Uninvolved people who take it upon themselves to film strangers behaving badly are basically acting as judge, jury, and executioner when they upload that stuff to social media. I think, if a person films something that is criminal, it’s more appropriate to give that footage to authorities, rather than taking it upon themselves to put the footage on YouTube or Facebook. Frankly, I won’t be surprised if people start suing these meddlesome folks… or much worse, someone gets shot for pulling out a cellphone.

One more point I would like to add. Judge Ruth reasoned that he sentenced Debra Hunter to jail because he hadn’t heard her express remorse to Heather Sprague. He seemed to imply that she wasn’t sorry for what happened. Personally, I disagree with his assessment. I listened to Debra Hunter’s testimony. At about the 1:30:00 mark in the video, Hunter’s lawyer invites his client to speak on her own behalf. She tells the judge that she’s already written a letter and won’t put him through listening to her points again. The judge interjects and tells her it’s “her day” in court. She speaks about how her three children have suffered because of what “she did”. She sounded genuinely sorry to me, and even said she could empathize with the parents who stopped letting their kids play with Hunter’s children. The judge even told Ms. Hunter to slow down and relax, because she was clearly very upset. At 1:40:00, she legitimately starts to sob. And yet, so many people, reacting to headlines, are calling her a narcissistic monster who should lose her kids and rot in prison. WTF?

I have had lots of dealings with real narcissists… and they don’t behave like Debra Hunter did in her hearing. I would encourage those who think she’s a monster to actually listen to her testimony. At 1:48:00, Debra Hunter actually says she deserves what she’s getting… in contrast to what the judge said, I did hear her mention Ms. Sprague and how this affected her, again at about 1:48:00. She mentions that there has been a “lot of fallout” for Ms. Sprague and her family. At 1:50:00, she apologizes to Sprague and mentions the letter of apology that she sent to her soon after the incident.

The judge says that due to the length of Ms. Hunter’s tirade and the fact that there was saliva that came from the cough, she deserves jail. Well, as we’ve learned since last year, saliva and spittle is a thing when we talk, breathe, sneeze, and cough. Even if Ms. Hunter hadn’t coughed, there would have been saliva droplets. That is the nature of things pertaining to the oral cavity, and why we’ve all been forced to wear masks for the past year. I’m not saying the cough was appropriate. It wasn’t. I’m saying that there would have been saliva regardless, and this occurred at a time when we didn’t know as many of the facts about COVID-19. Again– if this incident had occurred this year, I doubt Ms. Hunter would have done what she did, and she might have been wearing a face mask, anyway.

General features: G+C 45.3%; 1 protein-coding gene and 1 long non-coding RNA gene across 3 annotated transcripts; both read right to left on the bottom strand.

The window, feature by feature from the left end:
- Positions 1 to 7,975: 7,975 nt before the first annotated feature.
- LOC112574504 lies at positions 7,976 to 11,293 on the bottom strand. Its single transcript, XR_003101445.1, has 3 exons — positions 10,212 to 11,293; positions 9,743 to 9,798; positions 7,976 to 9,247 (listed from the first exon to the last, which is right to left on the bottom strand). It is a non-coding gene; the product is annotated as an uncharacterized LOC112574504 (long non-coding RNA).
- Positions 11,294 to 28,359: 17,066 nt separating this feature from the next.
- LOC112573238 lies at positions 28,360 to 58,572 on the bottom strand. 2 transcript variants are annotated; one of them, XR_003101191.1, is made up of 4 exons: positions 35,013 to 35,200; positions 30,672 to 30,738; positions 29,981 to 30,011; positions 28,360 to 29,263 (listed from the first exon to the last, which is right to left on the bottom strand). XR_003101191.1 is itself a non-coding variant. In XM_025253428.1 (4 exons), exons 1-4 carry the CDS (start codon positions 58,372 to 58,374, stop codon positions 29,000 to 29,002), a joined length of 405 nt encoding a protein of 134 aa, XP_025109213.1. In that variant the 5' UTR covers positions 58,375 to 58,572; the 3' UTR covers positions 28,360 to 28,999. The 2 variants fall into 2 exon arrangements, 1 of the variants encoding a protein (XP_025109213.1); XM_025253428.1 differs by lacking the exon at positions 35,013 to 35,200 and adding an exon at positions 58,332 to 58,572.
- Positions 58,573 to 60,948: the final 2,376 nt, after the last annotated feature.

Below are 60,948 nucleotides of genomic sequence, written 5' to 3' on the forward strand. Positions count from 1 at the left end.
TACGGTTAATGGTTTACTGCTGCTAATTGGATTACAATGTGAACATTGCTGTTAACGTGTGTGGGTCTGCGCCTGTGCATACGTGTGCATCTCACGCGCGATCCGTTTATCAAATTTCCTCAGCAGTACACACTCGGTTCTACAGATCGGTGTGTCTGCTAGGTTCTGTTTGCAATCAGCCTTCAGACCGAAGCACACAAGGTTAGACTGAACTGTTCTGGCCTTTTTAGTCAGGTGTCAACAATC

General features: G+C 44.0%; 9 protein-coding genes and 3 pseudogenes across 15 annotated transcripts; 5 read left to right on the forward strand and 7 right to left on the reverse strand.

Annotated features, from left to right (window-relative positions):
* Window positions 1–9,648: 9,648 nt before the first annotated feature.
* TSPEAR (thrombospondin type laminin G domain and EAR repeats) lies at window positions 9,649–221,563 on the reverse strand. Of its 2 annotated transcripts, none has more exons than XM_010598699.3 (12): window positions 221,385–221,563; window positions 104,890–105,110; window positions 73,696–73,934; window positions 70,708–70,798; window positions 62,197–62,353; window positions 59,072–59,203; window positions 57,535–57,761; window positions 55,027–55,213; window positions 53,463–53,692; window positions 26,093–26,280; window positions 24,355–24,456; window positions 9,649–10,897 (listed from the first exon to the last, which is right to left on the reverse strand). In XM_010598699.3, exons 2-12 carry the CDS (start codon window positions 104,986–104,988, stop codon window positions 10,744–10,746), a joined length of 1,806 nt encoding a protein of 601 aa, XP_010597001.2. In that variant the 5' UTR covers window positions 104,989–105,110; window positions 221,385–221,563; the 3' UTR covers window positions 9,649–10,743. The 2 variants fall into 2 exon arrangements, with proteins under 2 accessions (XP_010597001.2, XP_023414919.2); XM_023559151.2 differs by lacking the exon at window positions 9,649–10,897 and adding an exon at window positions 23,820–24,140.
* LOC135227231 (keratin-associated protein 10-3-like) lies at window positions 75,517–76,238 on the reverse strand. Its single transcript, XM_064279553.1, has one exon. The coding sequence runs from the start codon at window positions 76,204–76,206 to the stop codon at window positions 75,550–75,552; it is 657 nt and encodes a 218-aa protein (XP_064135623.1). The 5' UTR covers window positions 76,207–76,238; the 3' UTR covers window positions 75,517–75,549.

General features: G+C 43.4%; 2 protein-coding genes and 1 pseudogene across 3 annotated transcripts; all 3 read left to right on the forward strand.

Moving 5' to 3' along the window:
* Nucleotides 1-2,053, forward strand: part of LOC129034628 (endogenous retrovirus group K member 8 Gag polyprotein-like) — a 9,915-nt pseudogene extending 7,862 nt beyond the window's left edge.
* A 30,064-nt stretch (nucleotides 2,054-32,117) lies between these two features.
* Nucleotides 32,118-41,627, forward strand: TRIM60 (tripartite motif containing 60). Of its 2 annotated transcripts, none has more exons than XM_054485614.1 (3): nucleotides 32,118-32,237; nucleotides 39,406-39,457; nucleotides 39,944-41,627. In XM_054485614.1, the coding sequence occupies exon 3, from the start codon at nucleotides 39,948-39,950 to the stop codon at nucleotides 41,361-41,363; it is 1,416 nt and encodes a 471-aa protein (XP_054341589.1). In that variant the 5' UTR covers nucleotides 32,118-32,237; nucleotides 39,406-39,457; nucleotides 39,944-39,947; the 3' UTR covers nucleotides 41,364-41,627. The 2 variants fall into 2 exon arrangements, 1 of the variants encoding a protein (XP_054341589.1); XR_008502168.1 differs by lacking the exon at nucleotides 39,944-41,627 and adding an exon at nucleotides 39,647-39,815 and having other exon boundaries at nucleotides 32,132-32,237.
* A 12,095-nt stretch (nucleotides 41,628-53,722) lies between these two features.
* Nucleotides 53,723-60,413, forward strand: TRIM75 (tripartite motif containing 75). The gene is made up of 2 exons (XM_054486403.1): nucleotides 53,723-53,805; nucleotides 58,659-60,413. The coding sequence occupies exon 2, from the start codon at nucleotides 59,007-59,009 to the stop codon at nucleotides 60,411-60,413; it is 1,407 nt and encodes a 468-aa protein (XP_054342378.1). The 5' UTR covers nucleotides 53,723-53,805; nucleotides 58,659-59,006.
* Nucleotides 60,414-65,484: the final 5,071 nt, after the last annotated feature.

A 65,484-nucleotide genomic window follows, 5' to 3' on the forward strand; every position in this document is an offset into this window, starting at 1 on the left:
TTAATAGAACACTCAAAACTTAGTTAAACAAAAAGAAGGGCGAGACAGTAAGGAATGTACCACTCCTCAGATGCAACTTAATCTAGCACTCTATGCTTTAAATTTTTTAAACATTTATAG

I know my opinion is unpopular. I expect some people will feel the need to correct my opinion in the form of strongly worded comments. If you are a regular reader of my blog, you probably already know how I feel about people who feel the need to directly “correct” people’s opinions. I just don’t think, in this case, the punishment is appropriate. Yes, Ms. Hunter should have been in much better control of her emotions. I do think she needs some help from a mental health professional. I do think it’s appropriate that she pay a fine and reimburse Heather Sprague for what she spent on the COVID-19 test. I think community service and probation would also be appropriate. But we have so many people in jail, and the fact that the Hunter family has endured almost a year of “venom” (at 2:50:00) from the court of public opinion is already a heavy punishment.

And that venom hasn’t just affected Debra Hunter. It’s affected her business, her family, her children, and friends, as well as perfect strangers with the last name Hunter who have gotten hate mail and death threats, or had their businesses negatively affected by Sprague’s decision to film. That’s a whole lot of punishment delivered to uninvolved people for something that, prior to Facebook, would never have been international news, and probably would not have affected so many people besides those directly involved in the incident.

My guess is that most of the people– completely uninvolved strangers— who are calling for Hunter’s head on a platter would NOT like it if they got the same treatment for similar behavior. Anyone who thinks this can’t happen to them is fooling themselves. I’m sitting here reading this and listening to the actual court case in GERMANY, for Christ’s sakes. Think about that.

I wish Debra Hunter well and hope she and her family can move past this incident without too much trouble.